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Using the jQuery Framework with Google`s Ajax Libraries API

In this second installment of a four-part series, you will learn how to develop an AJAX-driven application that makes use of Google's Ajax Libraries API to work with the jQuery library. Using Google's API means taking advantage of Google's servers, which can be expected to react much more quickly than a single heavily-loaded server. Let's get started.

TABLE OF CONTENTS:
  1. Using the jQuery Framework with Google`s Ajax Libraries API
  2. Review: downloading a JavaScript library via the Google API
  3. Working with the jQuery library
  4. Serving jQuery’s source file via Google's API
By: Alejandro Gervasio
Rating: starstarstarstarstar / 4
January 12, 2009

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Introduction

A few months ago, Google released a brand new programming interface known as “Ajax Libraries API,” whichprovides web developers with a number of intuitive methods that can be used for downloading some popular JavaScript libraries directly from Google’s servers.

The group of frameworks currently supported by this API include popular packages like Prototype, jQuery, Scriptaculous, MooTools, and Dojo. If you use some of these libraries frequently when building your client-side web applications, then it’s possible that you may want to take a closer look at the core methods that come included with this interface.

This group of articles will get you started using Google's Ajax Libraries API through numerous code samples. Thus, if you’re a strong advocate of Prototype or jQuery and want to learn how to serve these libraries via Google's servers, instead of using local copies, then go ahead and begin reading now!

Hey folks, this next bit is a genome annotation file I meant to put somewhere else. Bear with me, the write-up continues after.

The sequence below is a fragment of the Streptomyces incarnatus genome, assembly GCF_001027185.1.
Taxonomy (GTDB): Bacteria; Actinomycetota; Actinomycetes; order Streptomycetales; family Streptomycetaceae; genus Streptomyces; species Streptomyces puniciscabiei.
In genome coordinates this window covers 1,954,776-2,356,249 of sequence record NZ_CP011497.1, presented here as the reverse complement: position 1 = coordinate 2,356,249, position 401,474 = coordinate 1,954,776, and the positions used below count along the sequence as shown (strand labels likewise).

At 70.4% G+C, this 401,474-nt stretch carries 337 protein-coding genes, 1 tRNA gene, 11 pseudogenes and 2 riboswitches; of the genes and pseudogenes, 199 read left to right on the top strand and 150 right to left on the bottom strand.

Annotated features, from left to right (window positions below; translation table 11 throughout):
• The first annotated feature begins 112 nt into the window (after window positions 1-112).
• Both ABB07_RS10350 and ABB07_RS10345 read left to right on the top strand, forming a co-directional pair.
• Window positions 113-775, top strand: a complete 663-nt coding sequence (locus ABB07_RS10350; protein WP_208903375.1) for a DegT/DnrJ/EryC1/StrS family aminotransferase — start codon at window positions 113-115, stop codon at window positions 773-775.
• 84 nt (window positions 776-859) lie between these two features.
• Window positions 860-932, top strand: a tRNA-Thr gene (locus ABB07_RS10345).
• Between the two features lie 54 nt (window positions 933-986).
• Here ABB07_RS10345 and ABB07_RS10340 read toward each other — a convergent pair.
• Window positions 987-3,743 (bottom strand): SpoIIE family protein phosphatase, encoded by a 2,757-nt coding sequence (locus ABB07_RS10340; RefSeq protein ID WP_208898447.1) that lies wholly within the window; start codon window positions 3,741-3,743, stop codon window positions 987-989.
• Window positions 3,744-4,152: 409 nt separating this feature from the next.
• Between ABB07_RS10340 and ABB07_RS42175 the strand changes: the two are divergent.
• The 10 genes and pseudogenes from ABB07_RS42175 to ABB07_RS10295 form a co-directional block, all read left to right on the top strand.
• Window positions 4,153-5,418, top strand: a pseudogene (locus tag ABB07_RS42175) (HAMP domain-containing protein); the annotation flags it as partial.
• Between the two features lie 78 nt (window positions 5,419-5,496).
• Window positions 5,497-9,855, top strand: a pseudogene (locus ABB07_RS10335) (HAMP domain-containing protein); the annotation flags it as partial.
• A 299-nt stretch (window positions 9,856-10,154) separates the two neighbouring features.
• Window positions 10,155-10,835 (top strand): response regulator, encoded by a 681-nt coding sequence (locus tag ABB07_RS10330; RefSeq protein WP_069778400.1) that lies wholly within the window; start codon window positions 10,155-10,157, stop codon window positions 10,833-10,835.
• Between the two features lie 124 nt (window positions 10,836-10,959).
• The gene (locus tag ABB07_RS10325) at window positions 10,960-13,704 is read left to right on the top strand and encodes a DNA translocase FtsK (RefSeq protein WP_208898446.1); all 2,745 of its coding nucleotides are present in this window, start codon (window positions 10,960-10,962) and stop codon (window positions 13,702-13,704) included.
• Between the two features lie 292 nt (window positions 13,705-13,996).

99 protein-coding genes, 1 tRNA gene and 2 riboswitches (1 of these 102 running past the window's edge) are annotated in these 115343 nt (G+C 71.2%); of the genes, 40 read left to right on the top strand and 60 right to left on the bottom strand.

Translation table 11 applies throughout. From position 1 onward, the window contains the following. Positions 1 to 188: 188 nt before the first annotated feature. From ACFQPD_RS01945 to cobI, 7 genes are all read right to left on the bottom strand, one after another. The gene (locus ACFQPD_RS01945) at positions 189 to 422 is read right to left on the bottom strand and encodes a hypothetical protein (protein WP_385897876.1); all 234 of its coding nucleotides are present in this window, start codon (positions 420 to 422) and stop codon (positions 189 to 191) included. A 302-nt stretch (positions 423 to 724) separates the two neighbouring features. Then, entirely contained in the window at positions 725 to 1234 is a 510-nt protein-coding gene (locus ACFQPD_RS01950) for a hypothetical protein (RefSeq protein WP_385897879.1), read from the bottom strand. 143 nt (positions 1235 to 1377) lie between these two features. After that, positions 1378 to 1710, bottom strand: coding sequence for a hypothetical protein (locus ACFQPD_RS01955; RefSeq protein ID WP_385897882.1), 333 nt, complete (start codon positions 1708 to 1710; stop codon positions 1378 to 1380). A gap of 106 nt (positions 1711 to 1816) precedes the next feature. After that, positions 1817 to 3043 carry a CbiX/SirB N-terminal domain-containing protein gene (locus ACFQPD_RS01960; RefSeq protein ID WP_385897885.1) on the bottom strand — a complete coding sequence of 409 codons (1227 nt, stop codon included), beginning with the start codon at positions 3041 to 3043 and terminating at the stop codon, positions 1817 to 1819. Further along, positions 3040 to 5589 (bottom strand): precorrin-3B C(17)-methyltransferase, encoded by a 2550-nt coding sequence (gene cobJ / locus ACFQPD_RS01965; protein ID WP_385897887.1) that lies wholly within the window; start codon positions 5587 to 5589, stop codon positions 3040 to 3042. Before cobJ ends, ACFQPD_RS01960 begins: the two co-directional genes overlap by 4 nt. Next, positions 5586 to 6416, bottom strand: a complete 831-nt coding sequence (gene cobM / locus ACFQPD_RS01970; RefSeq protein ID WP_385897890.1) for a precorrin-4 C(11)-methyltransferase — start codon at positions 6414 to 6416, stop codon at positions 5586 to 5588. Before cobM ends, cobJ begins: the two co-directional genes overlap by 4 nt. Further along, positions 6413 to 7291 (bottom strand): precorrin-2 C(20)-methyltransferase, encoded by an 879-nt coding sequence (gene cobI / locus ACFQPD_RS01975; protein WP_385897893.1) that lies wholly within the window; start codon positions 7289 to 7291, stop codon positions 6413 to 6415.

And now that I've mentioned the Prototype JavaScript library, it’s time to review the topics discussed in the first installment of this series. In that tutorial I explained how to use the Google API to develop a basic Ajax application with Prototype.

In that case, I discussed the use of the “google.load()” and “google.setOnLoadCallback()” methods. These methods were used first for downloading a specified version of Prototype,and then for executing a concrete JavaScript function once the entire web document finished loading.

Indeed, working with a library like Prototype in conjunction with the Google API is a no-brainer process that only requires a minimal background in the aforementioned methods. However, as I said in the beginning, this API also supports using the jQuery framework in a truly painless fashion. Thus, this second chapter of the series will be focused on illustrating how to serve the jQuery dependencies via this handy API.

Now it’s time to get rid of the preliminaries and demonstrate how to work with this popular JavaScript package using Google's Ajax Libraries API. Let’s jump in!



 
 
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